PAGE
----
The Dallas Morning News this week laid off another 43 writers,editors, photographers and newsroom personnel as the industry as a whole continues to see drops in print advertisements and circulation.
At least 36% of the largest newspapers across the United States experienced layoffs between January 2017 and April 2018, according to Pew Research Center.
Some insist newspapers are not dead, but the way they've done business for 100 years is.
“You're only really seeing that in the biggest papers and the big chains who are struggling with funding pensions, funding healthcare, servicing debt and making investors happy,” says Wanda Cash, journalism professor at University of Texas-Austin.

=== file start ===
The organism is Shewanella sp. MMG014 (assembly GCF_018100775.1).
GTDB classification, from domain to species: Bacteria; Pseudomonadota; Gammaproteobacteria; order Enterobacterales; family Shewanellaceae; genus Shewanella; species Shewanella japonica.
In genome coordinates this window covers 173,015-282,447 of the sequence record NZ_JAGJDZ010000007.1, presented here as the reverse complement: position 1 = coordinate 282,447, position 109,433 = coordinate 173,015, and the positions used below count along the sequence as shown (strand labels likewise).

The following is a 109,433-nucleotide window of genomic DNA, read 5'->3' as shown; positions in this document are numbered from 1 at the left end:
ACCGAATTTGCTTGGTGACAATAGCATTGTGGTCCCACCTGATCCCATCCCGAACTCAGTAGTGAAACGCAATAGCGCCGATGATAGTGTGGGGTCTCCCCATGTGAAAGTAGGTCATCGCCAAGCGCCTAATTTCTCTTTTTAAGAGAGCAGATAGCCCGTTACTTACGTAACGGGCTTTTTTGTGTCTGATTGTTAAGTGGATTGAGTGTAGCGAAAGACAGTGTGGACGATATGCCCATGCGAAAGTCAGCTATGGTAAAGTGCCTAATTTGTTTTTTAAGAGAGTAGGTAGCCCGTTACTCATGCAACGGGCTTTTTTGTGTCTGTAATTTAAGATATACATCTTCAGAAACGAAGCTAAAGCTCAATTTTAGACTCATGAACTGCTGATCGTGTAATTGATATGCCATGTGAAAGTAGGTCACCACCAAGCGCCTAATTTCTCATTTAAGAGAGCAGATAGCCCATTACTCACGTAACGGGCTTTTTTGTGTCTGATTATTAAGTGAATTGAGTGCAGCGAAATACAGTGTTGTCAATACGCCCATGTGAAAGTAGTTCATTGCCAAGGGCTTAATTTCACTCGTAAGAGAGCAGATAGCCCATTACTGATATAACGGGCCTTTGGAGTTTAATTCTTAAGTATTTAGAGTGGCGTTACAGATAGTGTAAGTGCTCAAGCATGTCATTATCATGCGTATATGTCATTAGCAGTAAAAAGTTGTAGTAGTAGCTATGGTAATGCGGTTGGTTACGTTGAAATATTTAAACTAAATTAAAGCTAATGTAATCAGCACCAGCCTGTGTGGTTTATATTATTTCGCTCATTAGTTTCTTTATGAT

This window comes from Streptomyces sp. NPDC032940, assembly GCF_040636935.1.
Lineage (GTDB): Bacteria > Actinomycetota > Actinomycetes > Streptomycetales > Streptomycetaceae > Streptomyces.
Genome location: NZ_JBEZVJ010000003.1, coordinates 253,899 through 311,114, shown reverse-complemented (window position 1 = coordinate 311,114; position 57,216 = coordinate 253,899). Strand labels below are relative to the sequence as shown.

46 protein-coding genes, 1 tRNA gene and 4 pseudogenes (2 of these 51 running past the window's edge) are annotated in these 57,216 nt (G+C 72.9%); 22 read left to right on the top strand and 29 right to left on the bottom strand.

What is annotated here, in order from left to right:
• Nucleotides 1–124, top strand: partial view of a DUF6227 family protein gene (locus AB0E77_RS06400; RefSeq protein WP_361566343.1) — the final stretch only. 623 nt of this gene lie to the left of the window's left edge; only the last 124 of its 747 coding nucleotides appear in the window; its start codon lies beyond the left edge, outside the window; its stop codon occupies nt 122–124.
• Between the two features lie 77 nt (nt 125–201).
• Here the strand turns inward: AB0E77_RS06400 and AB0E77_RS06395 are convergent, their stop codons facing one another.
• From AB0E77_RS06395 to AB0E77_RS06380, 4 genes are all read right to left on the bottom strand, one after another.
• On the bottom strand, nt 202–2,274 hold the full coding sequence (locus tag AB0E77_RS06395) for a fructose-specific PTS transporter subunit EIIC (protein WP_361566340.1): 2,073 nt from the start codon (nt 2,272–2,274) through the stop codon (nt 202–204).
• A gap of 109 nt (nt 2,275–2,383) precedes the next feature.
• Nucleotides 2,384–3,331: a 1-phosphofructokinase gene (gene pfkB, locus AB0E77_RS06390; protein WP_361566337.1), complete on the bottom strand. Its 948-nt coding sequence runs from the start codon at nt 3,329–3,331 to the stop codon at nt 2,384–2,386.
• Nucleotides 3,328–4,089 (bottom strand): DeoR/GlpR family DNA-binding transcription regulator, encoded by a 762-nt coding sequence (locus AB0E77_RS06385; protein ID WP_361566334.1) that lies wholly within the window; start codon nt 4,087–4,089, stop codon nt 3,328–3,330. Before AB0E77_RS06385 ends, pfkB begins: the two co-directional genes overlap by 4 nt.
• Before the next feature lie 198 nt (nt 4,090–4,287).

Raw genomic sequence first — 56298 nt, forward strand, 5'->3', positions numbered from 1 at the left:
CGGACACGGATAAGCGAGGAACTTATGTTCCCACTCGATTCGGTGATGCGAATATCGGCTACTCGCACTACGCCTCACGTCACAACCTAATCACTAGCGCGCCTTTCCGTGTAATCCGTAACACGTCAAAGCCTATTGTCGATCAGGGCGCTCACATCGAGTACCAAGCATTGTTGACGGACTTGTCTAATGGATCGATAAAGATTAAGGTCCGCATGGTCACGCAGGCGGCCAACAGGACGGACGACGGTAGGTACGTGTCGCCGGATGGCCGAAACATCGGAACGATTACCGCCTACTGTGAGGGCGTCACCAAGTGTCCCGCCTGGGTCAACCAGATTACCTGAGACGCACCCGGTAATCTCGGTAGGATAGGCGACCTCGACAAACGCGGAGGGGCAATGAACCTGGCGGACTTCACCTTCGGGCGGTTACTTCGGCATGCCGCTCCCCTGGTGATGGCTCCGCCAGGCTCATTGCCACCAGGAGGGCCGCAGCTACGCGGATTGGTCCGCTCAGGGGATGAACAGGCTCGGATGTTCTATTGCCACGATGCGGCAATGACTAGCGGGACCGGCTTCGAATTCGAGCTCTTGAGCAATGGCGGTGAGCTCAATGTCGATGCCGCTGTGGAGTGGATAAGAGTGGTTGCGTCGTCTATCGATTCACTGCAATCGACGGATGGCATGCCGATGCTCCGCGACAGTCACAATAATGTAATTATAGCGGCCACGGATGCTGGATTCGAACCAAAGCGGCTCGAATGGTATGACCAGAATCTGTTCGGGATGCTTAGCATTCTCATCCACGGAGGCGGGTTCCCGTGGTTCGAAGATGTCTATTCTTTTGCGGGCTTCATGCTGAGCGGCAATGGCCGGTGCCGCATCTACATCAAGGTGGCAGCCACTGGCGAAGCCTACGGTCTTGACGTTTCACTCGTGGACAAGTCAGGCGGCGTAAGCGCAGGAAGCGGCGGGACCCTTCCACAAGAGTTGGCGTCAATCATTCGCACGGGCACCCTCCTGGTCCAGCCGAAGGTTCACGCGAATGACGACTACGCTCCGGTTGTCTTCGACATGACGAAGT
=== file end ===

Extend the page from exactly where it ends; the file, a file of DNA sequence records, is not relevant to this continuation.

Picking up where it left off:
Cash says the trick for publishers is keeping up with digital media while continuing to add daily subscribers.
“Why are we paying for it? Because we want journalism. And we can't get journalism unless we pay for it,” she says.
“Somebody has got to pay for the reporters who are going out and bringing us the stories that we need to know about that affect our lives and our pocket books.”
She says many of those laid off from big city papers are now taking positions at smaller, hometown outlets which are somewhat immune to the 24-hour news cycle.